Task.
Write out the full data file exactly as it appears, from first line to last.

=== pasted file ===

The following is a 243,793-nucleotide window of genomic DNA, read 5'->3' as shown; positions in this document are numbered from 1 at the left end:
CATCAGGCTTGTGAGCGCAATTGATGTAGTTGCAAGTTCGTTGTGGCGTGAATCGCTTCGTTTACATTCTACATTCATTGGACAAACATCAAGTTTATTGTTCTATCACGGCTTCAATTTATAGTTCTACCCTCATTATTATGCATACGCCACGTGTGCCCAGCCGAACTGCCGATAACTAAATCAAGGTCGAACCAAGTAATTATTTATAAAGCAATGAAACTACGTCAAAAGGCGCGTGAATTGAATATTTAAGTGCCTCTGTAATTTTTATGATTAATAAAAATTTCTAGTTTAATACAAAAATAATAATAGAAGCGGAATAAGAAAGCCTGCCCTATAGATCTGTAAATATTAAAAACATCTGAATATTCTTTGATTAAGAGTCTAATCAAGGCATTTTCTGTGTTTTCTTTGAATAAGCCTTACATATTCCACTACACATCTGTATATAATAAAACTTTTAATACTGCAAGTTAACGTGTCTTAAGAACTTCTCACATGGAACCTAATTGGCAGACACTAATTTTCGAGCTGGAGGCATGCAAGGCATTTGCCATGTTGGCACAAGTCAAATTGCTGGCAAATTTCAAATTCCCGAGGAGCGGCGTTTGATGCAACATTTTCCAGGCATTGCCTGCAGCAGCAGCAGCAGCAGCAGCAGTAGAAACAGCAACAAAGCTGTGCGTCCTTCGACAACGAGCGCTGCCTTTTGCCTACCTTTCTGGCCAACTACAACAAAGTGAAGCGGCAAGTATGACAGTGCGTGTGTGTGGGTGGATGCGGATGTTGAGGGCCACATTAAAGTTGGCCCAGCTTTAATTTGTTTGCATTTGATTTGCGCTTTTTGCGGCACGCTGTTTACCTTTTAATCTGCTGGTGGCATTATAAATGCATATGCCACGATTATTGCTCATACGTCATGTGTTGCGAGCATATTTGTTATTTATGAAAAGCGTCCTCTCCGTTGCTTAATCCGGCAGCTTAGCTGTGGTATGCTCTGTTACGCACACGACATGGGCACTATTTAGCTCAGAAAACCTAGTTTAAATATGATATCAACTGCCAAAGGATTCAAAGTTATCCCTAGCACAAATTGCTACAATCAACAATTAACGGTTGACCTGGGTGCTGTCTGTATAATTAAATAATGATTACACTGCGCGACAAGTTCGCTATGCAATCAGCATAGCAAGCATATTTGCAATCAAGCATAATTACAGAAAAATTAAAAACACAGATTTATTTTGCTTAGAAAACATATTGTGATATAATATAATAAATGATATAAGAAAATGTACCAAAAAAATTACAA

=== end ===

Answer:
The following is a 243,793-nucleotide window of genomic DNA, read 5'->3' as shown; positions in this document are numbered from 1 at the left end:
CATCAGGCTTGTGAGCGCAATTGATGTAGTTGCAAGTTCGTTGTGGCGTGAATCGCTTCGTTTACATTCTACATTCATTGGACAAACATCAAGTTTATTGTTCTATCACGGCTTCAATTTATAGTTCTACCCTCATTATTATGCATACGCCACGTGTGCCCAGCCGAACTGCCGATAACTAAATCAAGGTCGAACCAAGTAATTATTTATAAAGCAATGAAACTACGTCAAAAGGCGCGTGAATTGAATATTTAAGTGCCTCTGTAATTTTTATGATTAATAAAAATTTCTAGTTTAATACAAAAATAATAATAGAAGCGGAATAAGAAAGCCTGCCCTATAGATCTGTAAATATTAAAAACATCTGAATATTCTTTGATTAAGAGTCTAATCAAGGCATTTTCTGTGTTTTCTTTGAATAAGCCTTACATATTCCACTACACATCTGTATATAATAAAACTTTTAATACTGCAAGTTAACGTGTCTTAAGAACTTCTCACATGGAACCTAATTGGCAGACACTAATTTTCGAGCTGGAGGCATGCAAGGCATTTGCCATGTTGGCACAAGTCAAATTGCTGGCAAATTTCAAATTCCCGAGGAGCGGCGTTTGATGCAACATTTTCCAGGCATTGCCTGCAGCAGCAGCAGCAGCAGCAGCAGTAGAAACAGCAACAAAGCTGTGCGTCCTTCGACAACGAGCGCTGCCTTTTGCCTACCTTTCTGGCCAACTACAACAAAGTGAAGCGGCAAGTATGACAGTGCGTGTGTGTGGGTGGATGCGGATGTTGAGGGCCACATTAAAGTTGGCCCAGCTTTAATTTGTTTGCATTTGATTTGCGCTTTTTGCGGCACGCTGTTTACCTTTTAATCTGCTGGTGGCATTATAAATGCATATGCCACGATTATTGCTCATACGTCATGTGTTGCGAGCATATTTGTTATTTATGAAAAGCGTCCTCTCCGTTGCTTAATCCGGCAGCTTAGCTGTGGTATGCTCTGTTACGCACACGACATGGGCACTATTTAGCTCAGAAAACCTAGTTTAAATATGATATCAACTGCCAAAGGATTCAAAGTTATCCCTAGCACAAATTGCTACAATCAACAATTAACGGTTGACCTGGGTGCTGTCTGTATAATTAAATAATGATTACACTGCGCGACAAGTTCGCTATGCAATCAGCATAGCAAGCATATTTGCAATCAAGCATAATTACAGAAAAATTAAAAACACAGATTTATTTTGCTTAGAAAACATATTGTGATATAATATAATAAATGATATAAGAAAATGTACCAAAAAAATTACAA